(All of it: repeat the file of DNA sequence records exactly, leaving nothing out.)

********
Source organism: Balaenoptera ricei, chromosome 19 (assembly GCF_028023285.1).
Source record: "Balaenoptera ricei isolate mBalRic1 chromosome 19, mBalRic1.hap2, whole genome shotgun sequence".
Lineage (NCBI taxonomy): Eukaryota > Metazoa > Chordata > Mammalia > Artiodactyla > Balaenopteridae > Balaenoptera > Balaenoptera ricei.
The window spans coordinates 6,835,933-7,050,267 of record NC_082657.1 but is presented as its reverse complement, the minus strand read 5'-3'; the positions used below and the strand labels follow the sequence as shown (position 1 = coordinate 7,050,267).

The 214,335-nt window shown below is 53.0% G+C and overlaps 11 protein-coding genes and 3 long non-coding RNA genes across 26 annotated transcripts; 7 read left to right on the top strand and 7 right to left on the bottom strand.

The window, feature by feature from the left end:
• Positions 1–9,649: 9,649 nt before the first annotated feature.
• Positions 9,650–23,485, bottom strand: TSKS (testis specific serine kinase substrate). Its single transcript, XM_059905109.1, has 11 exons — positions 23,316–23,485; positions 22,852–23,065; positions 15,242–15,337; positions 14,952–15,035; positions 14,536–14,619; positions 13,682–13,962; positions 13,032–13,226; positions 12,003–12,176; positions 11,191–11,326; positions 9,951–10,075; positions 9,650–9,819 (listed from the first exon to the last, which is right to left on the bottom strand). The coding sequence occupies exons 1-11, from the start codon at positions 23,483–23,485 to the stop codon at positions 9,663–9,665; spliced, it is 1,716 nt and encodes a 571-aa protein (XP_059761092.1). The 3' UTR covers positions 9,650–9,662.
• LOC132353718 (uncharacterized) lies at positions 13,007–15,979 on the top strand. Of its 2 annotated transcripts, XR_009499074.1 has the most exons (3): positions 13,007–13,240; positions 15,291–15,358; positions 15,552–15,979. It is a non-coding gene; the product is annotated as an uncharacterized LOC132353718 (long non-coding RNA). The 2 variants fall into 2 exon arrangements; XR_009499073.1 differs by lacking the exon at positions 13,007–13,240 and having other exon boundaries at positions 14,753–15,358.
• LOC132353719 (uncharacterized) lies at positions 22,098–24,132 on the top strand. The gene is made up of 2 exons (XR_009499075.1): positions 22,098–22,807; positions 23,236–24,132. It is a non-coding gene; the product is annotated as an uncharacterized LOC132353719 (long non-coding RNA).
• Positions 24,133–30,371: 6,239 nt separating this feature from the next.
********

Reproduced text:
Source organism: Balaenoptera ricei, chromosome 19 (assembly GCF_028023285.1).
Source record: "Balaenoptera ricei isolate mBalRic1 chromosome 19, mBalRic1.hap2, whole genome shotgun sequence".
Lineage (NCBI taxonomy): Eukaryota > Metazoa > Chordata > Mammalia > Artiodactyla > Balaenopteridae > Balaenoptera > Balaenoptera ricei.
The window spans coordinates 6,835,933-7,050,267 of record NC_082657.1 but is presented as its reverse complement, the minus strand read 5'-3'; the positions used below and the strand labels follow the sequence as shown (position 1 = coordinate 7,050,267).

The 214,335-nt window shown below is 53.0% G+C and overlaps 11 protein-coding genes and 3 long non-coding RNA genes across 26 annotated transcripts; 7 read left to right on the top strand and 7 right to left on the bottom strand.

The window, feature by feature from the left end:
• Positions 1–9,649: 9,649 nt before the first annotated feature.
• Positions 9,650–23,485, bottom strand: TSKS (testis specific serine kinase substrate). Its single transcript, XM_059905109.1, has 11 exons — positions 23,316–23,485; positions 22,852–23,065; positions 15,242–15,337; positions 14,952–15,035; positions 14,536–14,619; positions 13,682–13,962; positions 13,032–13,226; positions 12,003–12,176; positions 11,191–11,326; positions 9,951–10,075; positions 9,650–9,819 (listed from the first exon to the last, which is right to left on the bottom strand). The coding sequence occupies exons 1-11, from the start codon at positions 23,483–23,485 to the stop codon at positions 9,663–9,665; spliced, it is 1,716 nt and encodes a 571-aa protein (XP_059761092.1). The 3' UTR covers positions 9,650–9,662.
• LOC132353718 (uncharacterized) lies at positions 13,007–15,979 on the top strand. Of its 2 annotated transcripts, XR_009499074.1 has the most exons (3): positions 13,007–13,240; positions 15,291–15,358; positions 15,552–15,979. It is a non-coding gene; the product is annotated as an uncharacterized LOC132353718 (long non-coding RNA). The 2 variants fall into 2 exon arrangements; XR_009499073.1 differs by lacking the exon at positions 13,007–13,240 and having other exon boundaries at positions 14,753–15,358.
• LOC132353719 (uncharacterized) lies at positions 22,098–24,132 on the top strand. The gene is made up of 2 exons (XR_009499075.1): positions 22,098–22,807; positions 23,236–24,132. It is a non-coding gene; the product is annotated as an uncharacterized LOC132353719 (long non-coding RNA).
• Positions 24,133–30,371: 6,239 nt separating this feature from the next.